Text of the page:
artificial weakness


  • argues not for herself but for the entire female sex

  • makes the case for women’s education

  • she makes it a case of virtues

  • says that women need education to understand why moral virtues are important

  • says there is general diffusion of information, informational intercourse

  • manners should be reflection of morals; but people conflate both; morals are natural

  • she says womankind are retarding due to lack of education

  • she talks about France, says there’s more equality

  • why will a woman cooperate if she does not understand virtues?

  • let freedom strengthen her reason and comprehend her duties

  • more they comprehend their duties, more they will be attached to their duties

  • likens the relationship between a male and a female to the relationship of a master-slave. Even says that it is degrading to the master.

  • says women will neglect their domestic duties and be an obstacle, a hinderance

  • faithless husbands make faithless wives

  • says men have kept women in shackles

  • establishes that reason, virtue, and knowledge as the basis of human dignity, and claims that women should aim for the same virtues as men.

  • Wollstonecraft criticizes the prevailing views of women’s education, which teach them to be pleasing to men, rather than useful to themselves and society

  • Criticism of love: Wollstonecraft argues that love should not dethrone reason or usurp the scepter of virtue. She mocks the lover-like phrases and sexual compliments that flatter women into submission.

  • Denial of sexual virtues: Wollstonecraft challenges the notion that women have different virtues from men, especially modesty. She claims that virtue is based on truth and utility, not on pleasing men.

  • Necessity and virtue: Wollstonecraft asserts that virtue is an acquirement that requires sacrifice and adversity. She laments that women are placed in a torrid zone of pleasure, which prevents them from developing their minds and hearts.

  • Critique of Milton

  • Critique of Fordyce

  • Critique of Rousseau: Wollstonecraft refutes the arguments of Jean-Jacques Rousseau, a influential philosopher who advocated for separate education for men and women. says his views are based on prejudice and ignorance, and that they harm both sexes.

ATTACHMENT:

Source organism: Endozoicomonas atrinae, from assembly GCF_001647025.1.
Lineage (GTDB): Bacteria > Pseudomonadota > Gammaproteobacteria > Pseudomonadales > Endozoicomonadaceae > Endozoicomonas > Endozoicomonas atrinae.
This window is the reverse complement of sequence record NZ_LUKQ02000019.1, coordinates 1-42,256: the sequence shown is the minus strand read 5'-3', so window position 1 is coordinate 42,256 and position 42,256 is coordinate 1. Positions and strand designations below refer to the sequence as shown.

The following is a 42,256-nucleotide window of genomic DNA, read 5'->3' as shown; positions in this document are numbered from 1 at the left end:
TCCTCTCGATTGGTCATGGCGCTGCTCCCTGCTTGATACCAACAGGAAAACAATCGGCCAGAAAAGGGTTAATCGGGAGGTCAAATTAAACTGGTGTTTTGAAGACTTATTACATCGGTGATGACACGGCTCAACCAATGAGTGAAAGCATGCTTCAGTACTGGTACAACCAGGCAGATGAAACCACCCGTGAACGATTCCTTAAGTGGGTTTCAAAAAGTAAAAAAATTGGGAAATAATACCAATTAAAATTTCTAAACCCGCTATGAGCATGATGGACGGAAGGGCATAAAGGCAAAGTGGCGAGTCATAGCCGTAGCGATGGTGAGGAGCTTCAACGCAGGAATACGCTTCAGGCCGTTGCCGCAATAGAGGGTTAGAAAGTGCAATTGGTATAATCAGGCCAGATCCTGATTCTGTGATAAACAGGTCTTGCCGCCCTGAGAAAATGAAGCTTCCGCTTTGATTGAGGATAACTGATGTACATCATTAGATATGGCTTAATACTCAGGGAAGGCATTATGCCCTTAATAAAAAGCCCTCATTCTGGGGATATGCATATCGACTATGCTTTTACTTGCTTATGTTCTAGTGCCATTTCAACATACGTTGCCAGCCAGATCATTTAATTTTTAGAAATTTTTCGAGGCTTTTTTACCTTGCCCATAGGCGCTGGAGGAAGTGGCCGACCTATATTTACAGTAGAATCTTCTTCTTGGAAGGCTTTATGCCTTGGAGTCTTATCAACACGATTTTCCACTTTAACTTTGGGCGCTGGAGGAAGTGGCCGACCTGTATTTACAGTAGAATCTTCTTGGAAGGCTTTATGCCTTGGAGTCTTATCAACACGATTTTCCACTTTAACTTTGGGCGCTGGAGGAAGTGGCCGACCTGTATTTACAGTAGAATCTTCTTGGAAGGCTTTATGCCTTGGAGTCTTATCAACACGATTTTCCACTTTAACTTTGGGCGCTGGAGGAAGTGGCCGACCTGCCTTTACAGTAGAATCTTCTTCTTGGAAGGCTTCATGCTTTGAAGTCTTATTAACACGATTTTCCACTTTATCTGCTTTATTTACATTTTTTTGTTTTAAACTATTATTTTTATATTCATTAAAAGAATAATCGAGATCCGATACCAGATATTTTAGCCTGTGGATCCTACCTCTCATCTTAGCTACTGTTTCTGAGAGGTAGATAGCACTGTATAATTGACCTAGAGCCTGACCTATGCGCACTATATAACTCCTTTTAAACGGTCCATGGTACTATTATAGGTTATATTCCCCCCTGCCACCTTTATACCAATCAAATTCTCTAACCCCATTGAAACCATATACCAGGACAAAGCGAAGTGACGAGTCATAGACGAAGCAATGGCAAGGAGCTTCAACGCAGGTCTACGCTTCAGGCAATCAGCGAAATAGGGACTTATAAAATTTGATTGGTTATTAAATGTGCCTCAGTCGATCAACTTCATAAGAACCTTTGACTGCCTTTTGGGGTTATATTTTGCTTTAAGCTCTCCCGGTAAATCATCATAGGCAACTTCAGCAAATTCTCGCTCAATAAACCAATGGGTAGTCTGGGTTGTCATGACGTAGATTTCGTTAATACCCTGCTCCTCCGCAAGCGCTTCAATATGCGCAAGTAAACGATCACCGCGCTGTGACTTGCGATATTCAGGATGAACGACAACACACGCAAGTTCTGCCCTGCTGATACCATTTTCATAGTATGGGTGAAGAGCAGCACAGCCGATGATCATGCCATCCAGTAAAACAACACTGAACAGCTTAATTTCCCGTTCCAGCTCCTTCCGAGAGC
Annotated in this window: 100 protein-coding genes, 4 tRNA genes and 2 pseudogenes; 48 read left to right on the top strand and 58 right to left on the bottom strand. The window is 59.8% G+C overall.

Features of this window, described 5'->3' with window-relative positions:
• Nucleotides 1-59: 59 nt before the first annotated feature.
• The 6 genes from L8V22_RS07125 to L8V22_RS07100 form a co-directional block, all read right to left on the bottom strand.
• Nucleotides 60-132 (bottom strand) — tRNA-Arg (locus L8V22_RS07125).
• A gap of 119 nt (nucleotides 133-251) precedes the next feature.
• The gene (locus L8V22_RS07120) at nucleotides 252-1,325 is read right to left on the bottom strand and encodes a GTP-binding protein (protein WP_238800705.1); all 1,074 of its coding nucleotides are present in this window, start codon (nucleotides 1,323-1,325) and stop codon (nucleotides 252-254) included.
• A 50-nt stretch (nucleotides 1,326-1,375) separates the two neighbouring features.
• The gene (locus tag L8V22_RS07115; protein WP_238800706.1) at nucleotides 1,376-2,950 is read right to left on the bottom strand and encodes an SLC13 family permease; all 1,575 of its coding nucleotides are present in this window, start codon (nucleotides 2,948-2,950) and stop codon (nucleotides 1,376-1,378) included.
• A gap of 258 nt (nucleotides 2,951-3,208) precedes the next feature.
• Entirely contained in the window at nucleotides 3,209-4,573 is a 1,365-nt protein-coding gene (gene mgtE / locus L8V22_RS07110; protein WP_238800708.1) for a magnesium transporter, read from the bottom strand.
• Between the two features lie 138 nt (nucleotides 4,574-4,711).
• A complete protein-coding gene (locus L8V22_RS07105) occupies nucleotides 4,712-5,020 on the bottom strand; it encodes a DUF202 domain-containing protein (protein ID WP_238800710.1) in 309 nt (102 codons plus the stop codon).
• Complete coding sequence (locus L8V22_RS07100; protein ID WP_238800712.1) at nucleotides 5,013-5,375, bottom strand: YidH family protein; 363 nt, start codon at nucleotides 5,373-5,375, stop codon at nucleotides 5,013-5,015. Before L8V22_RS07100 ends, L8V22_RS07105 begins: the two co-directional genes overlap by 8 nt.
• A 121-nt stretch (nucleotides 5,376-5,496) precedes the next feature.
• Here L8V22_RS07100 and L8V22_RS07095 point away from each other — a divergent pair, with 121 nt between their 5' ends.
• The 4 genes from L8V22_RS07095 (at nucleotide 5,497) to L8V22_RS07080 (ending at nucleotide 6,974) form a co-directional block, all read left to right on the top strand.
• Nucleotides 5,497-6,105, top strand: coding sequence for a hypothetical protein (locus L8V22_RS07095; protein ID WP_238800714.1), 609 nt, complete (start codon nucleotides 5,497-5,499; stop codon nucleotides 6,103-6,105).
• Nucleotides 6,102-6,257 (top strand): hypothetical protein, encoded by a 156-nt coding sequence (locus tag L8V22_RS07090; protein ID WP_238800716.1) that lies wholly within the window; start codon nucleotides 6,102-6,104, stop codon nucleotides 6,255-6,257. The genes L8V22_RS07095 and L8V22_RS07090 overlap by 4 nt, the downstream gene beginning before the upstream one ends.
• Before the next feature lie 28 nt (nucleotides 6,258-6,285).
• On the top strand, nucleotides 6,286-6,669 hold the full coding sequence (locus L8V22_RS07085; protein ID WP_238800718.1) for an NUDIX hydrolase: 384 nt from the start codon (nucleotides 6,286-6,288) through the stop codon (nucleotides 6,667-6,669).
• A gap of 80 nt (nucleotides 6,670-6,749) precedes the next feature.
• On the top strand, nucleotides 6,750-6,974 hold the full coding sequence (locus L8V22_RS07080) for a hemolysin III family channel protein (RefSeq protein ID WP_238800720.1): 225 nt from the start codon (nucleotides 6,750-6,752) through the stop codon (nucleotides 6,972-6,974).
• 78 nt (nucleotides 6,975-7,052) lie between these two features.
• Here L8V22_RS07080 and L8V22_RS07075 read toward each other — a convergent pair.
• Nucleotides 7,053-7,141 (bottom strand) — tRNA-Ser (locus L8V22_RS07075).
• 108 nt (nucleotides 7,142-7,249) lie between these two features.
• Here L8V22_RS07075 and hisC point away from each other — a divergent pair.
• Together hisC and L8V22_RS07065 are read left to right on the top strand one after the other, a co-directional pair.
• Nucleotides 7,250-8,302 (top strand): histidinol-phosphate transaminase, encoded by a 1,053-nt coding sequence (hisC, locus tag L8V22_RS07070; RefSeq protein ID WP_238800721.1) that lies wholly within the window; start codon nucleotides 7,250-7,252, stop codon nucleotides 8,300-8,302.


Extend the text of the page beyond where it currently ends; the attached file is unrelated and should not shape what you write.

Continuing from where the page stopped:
• Compassion for fallen women: Wollstonecraft expresses sympathy for women who are ostracized by society for losing their chastity. She argues that many of them are innocent victims of deception or violence, and that they deserve justice, not charity.

  • Education and independence: Wollstonecraft proposes that women should be educated in the same manner as men, and that they should be allowed to pursue various professions. She believes that this will enable them to become more virtuous, rational, and free.

  • Criticism of education: Wollstonecraft argues that education is not a preparation for life, but a step to perfection. She criticizes the superficial and disorganized education of women, which teaches them to be pleasing rather than useful.

  • Criticism of modesty: Wollstonecraft defines modesty as a soberness of mind that does not think too highly of oneself. She claims that women are not truly modest, but only concerned with their reputation and beauty. She challenges the notion that women have different virtues from men, especially chastity.

  • Criticism of society: Wollstonecraft links the decline of virtue to the disparity between classes and the dependence of women on men2. She argues that women should be independent and educated in the same manner as men, to become more virtuous, rational, and free.

  • Motherhood and duty: Wollstonecraft argues that women need to be educated and independent to fulfill their natural role as mothers. She criticizes women who neglect or overindulge their children, and advocates for breastfeeding and rational household management.

  • National education: Wollstonecraft proposes a system of free day schools for children of both sexes and all classes1. She believes that coeducation will promote equality, friendship, and virtue among the future citizens.

  • Religion and taste: Wollstonecraft attacks the superstition and sentimentality that prevail among women. She urges women to cultivate their reason and judgment, and to develop a taste for literature and fine arts.

  • Women’s rights: Wollstonecraft calls for a revolution in female manners, and demands that women be granted civil and political rights. She believes that this will benefit society as a whole, and prevent further degradation of women’s character.